Todd said that the idea behind the No Pants Subway Ride was simple: a random group of passengers boards a subway carriage at separate stops, all wearing normal winter wear - coats, hats, scarves and gloves. At some point during the ride, each of them stands up, takes off their pants and puts them in their bags. They behave as they don't know each other and continue their metro ride reading books or chatting on phones. Participant of all ages, races, backgrounds and underwear choices are welcome. The only thing they have to be able to do is keep a straight face.
"If someone asks, say you forgot your pants and it's a coincidence that others are also not wearing pants," Todd advised the brave riders. "Just be nice to everyone and act normal.
"It's just fun to do something out-of-the-ordinary," Todd told the Global Times. "I think many of the participants are not performers and would normally never do anything to draw attention to themselves in public. So it's a fun opportunity to do something a little different. It's fun to be a part of a big team of people all on the same silly page."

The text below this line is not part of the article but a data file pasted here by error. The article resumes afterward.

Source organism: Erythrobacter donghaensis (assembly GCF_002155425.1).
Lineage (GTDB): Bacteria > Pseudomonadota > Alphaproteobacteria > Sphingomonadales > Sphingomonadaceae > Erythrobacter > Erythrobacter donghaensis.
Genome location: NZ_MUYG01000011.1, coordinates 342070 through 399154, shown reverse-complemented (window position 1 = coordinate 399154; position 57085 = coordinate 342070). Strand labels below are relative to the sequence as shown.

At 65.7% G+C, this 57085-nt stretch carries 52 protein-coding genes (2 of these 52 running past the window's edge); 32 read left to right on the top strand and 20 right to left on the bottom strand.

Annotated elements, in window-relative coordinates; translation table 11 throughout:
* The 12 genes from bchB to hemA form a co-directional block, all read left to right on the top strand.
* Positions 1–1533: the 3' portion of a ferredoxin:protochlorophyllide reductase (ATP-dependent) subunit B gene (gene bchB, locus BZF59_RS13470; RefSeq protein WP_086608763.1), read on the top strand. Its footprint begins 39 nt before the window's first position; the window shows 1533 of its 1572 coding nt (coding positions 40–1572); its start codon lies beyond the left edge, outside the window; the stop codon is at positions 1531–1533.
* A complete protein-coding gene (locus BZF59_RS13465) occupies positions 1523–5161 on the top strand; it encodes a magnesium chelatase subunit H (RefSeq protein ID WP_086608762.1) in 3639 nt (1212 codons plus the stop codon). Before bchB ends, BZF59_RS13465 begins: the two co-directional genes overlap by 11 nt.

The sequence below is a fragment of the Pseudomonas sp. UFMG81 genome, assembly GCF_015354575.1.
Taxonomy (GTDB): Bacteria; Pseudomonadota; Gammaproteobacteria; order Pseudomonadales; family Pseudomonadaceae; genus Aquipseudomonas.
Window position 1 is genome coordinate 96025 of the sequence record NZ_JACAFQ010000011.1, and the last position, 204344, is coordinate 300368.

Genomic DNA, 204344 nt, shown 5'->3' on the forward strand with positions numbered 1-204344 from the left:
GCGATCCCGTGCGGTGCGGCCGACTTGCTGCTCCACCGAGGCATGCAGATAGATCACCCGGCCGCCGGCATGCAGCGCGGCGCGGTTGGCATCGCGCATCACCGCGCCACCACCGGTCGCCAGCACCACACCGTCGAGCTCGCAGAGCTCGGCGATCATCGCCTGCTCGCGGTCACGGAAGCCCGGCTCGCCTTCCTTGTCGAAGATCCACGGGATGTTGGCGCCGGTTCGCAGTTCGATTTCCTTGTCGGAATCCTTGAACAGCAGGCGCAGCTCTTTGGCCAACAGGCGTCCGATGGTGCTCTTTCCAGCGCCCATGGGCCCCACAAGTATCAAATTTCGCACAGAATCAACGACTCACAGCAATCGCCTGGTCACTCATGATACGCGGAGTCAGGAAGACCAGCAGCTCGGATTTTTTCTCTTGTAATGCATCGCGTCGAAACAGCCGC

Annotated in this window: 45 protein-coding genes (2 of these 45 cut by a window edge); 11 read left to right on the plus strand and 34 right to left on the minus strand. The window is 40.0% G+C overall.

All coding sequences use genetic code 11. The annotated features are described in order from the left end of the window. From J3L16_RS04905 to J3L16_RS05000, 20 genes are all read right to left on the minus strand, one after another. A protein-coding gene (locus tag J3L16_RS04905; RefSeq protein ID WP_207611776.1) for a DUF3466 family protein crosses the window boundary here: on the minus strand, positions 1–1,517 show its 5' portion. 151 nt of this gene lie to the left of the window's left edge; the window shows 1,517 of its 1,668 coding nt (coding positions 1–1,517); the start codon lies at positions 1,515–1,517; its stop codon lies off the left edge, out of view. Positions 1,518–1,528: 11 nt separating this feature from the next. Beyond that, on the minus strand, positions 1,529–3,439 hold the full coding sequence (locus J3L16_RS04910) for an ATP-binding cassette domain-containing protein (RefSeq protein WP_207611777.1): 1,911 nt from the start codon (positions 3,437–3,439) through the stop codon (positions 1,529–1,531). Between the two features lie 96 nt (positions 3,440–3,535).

The Shanghai group met at the Jing'an Temple metro station and boarded a Line 2 train heading to Zhongshan Park. Most of the participants were men though seven women shrugged off their pants as well for the fun.
"This is such a fun thing to do," said Johanna Hoopes, one of the Shanghai organizers and one of the founders of the Drunken Dragon Pub Crawl. "We just wanted to do something different and make people laugh - that's the main point of the No Pants Subway Ride."
Hoopes said that most of the participants didn't know each other. "Apart from sharing a laugh or two, this was also a great way to meet some new friends."
This year the event took place in some 60 cities in 25 countries around the world. "The event has been growing every year," Todd said. "The year 2008 was the first time the event happened in other cities. There are always a couple of new cities each year now."